This same effect might partly explain why highly anticipated movie sequels are in many cases not as good as the originals. The creators of the original may well have produced a work significantly above their average skill level (which made the movie more likely to become famous in the first place because so much skill was required), whereas the sequel will likely be closer to their true level!

For more about the statistical effect, google "Reversion to the Mean".

Perhaps it is true that our modest technology for altering brain states (simple wireheading, recreational drugs, magnetic stimulation, etc.) leads only to stimulation of the "wanting" centers of the brain and to simple (though at times intense) pleasurable sensations. On the other hand though, it seems almost inevitable that as the secrets of the brain are progressively unlocked, and as our ability to manipulate the brain grows, it will be possible to generate all sorts of brain states, including those "higher" ones associated with love, accomplishment, fulfillment, joy, religious experiences, insight, bliss, tranquility and so on. Hence, while your analysis appears to be quite relevant with regard to wireheading today, I am skeptical that it is likely to apply much to the brain technology that could exist 50 years from now.

Sure, many people treat technology like magic, but as it becomes an ever increasing part our our lives, it is hard to deny that the supply of jobs in science and engineering will increase, and subsequently that the number of scientists and engineers will grow to meet this demand. What is more, even if most people are not curious about the technology they grow up with, that does not preclude the possibility that increased technology correlates with increased interest in science. All it would take is one in 10 or even 1 in 20 people to be influenced by the technology they use.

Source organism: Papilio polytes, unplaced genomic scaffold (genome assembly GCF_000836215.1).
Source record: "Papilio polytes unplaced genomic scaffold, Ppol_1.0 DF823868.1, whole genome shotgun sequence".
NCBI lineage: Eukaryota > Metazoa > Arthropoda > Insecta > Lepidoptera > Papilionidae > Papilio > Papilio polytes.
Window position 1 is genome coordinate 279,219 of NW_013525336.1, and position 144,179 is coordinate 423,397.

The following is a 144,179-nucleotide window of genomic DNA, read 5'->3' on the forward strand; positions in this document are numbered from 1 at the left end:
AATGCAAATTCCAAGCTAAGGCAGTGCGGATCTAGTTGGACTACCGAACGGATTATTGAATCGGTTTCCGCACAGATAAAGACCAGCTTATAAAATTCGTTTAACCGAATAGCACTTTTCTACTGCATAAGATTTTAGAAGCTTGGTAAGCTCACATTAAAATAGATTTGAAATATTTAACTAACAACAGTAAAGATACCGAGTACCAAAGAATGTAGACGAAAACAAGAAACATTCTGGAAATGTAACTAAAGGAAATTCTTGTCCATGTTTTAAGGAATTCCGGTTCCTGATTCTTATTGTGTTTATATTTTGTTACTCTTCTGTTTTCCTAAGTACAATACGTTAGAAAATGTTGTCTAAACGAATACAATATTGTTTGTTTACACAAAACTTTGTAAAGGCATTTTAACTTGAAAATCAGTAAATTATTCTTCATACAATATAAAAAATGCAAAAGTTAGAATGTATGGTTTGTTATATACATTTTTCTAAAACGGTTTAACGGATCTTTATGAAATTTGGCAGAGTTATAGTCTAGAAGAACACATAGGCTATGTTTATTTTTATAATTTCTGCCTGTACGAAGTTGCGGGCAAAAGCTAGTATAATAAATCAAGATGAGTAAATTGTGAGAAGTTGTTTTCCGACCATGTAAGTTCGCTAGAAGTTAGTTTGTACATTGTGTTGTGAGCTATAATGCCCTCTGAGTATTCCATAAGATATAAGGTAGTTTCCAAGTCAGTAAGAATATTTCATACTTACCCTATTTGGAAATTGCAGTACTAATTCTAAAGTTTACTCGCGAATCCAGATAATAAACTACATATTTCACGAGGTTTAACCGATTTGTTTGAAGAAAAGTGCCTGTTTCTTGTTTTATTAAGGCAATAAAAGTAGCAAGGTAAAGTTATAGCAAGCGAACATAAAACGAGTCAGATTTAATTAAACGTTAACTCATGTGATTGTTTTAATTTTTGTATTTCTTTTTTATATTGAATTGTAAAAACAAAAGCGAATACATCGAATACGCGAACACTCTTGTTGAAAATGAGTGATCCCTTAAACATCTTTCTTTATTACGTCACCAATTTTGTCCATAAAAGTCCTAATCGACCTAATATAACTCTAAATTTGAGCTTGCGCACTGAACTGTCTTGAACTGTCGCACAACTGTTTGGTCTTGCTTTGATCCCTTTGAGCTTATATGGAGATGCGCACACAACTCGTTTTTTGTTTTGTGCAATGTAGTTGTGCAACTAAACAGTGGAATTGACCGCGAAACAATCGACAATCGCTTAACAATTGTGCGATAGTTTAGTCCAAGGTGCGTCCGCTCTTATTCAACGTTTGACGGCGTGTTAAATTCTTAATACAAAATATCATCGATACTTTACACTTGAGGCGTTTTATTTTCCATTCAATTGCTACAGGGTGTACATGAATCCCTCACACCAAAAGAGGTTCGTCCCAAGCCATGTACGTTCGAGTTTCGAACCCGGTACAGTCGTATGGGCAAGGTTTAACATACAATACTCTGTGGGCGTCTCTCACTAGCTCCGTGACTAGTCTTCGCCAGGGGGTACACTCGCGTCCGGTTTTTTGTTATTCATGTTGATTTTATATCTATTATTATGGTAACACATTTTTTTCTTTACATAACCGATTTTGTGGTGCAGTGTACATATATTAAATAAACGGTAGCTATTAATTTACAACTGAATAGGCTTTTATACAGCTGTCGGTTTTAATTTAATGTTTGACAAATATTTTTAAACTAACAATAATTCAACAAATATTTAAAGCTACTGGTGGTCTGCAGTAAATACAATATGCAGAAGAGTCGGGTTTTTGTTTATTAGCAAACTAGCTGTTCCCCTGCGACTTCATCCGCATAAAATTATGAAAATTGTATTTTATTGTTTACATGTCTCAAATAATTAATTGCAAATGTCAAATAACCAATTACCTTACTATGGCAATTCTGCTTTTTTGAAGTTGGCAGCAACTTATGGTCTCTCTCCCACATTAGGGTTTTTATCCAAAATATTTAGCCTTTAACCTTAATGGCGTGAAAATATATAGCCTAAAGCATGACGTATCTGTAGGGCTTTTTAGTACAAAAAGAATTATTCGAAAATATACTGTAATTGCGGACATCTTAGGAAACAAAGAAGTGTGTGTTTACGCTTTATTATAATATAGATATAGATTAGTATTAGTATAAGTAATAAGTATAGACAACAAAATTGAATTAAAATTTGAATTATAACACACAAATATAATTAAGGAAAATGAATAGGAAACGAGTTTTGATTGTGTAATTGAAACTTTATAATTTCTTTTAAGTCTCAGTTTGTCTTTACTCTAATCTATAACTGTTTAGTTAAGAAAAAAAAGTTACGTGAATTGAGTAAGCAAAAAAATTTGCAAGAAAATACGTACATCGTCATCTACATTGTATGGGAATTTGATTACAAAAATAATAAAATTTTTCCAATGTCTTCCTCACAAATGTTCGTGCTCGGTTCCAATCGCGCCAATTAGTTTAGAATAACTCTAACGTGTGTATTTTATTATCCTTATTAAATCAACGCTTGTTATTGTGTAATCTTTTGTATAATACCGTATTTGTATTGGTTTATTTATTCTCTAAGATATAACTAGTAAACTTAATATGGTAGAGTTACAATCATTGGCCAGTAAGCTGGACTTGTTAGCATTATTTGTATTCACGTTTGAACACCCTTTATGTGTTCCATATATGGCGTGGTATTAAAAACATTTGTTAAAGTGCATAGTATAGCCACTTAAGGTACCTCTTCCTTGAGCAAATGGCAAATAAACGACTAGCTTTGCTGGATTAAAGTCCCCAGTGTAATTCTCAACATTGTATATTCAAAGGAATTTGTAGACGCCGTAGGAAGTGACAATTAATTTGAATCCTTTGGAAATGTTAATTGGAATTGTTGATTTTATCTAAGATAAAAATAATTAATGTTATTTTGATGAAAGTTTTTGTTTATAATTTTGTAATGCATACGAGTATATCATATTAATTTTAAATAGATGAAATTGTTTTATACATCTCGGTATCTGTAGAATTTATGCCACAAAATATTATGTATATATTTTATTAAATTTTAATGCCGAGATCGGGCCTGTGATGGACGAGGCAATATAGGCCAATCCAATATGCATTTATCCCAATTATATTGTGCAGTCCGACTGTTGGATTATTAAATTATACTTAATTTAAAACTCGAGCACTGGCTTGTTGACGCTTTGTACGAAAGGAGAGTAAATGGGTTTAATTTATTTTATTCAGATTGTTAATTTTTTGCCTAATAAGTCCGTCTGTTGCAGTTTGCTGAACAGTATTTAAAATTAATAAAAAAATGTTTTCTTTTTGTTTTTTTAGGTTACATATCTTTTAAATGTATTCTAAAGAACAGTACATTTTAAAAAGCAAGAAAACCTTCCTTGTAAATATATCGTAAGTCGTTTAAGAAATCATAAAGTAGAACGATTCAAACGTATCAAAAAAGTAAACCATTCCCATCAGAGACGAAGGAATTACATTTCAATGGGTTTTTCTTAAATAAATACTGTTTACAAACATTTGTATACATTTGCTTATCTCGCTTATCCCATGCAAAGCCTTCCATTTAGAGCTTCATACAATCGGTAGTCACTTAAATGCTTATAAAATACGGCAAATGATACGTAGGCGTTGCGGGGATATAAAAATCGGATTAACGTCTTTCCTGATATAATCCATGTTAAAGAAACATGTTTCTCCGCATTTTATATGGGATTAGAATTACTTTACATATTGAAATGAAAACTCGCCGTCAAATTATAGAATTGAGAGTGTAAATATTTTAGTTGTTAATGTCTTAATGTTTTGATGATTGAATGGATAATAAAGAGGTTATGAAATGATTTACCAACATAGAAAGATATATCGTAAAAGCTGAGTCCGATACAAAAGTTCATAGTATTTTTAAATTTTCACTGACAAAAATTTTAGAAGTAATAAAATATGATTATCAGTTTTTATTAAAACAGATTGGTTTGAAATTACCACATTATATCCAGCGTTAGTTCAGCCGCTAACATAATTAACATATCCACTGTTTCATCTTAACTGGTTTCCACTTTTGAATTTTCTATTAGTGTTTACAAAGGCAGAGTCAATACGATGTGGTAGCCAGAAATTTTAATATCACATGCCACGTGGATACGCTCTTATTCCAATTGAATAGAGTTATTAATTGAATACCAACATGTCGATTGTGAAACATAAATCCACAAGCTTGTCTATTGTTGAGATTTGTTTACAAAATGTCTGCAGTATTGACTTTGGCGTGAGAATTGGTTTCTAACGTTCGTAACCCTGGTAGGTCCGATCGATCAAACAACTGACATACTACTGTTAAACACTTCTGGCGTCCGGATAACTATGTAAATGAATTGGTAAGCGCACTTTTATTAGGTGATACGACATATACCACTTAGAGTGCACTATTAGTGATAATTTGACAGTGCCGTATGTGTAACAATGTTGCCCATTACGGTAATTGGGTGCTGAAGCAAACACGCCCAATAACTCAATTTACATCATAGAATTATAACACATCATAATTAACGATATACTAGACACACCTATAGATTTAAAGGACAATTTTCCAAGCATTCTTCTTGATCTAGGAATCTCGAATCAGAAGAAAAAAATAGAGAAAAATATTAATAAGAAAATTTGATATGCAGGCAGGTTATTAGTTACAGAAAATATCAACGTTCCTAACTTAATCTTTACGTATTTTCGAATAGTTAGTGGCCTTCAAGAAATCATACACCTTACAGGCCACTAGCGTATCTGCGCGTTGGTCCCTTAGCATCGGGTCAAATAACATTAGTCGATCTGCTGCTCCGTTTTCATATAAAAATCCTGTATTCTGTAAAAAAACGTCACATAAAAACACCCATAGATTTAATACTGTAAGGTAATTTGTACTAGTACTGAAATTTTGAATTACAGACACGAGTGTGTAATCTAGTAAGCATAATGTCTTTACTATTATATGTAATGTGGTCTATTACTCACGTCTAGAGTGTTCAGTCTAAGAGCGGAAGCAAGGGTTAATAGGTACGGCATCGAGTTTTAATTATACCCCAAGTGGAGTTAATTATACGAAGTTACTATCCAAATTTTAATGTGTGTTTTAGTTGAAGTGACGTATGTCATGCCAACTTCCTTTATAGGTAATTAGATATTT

Unfortunately, in practice, being as knowledgable about the details of a particular scenario as an expert does not imply that you will process the facts as correctly as the expert. For instance, an expert and I may both know all of the facts of a murder case, but (if expertise means anything) they are still more likely to make correct judgements about what actually happened due to their prior experience. If I actually had their prior experience, it's true that their authority would mean a lot less, but in that case I would be closer to an expert myself.

To give another example, a mathematically inclined high school student may see a mathematical proof, with each step laid out before them in detail. The high school student may have the opportunity to analyze every step to look for potential problems in the proof and see none. Then, a mathematician may come along, glance over the proof, and say that it is invalid. Who are you going to believe?

In some cases, we are the high school student. We can stare at all the raw facts (the details of the proof) and they all make sense to us and we feel very strongly that we can draw a certain inference from them. And yet, we are unaware of what we don't know that the expert does know. Or the expert is simply better at reasoning in these kinds of problems, or avoiding falling into logical traps that sound valid but are not.

Of course, the more you know about the expert's arguments, the less their authority counts. But sometimes, the expertise lies in the ability to correctly process the type of facts at hand. If a mathematician's argument about the invalidness of step 3 does not seem convincing to you, and your argument about why step 3 is valid seems totally convincing, you should still at least hesitate in concluding you are correct.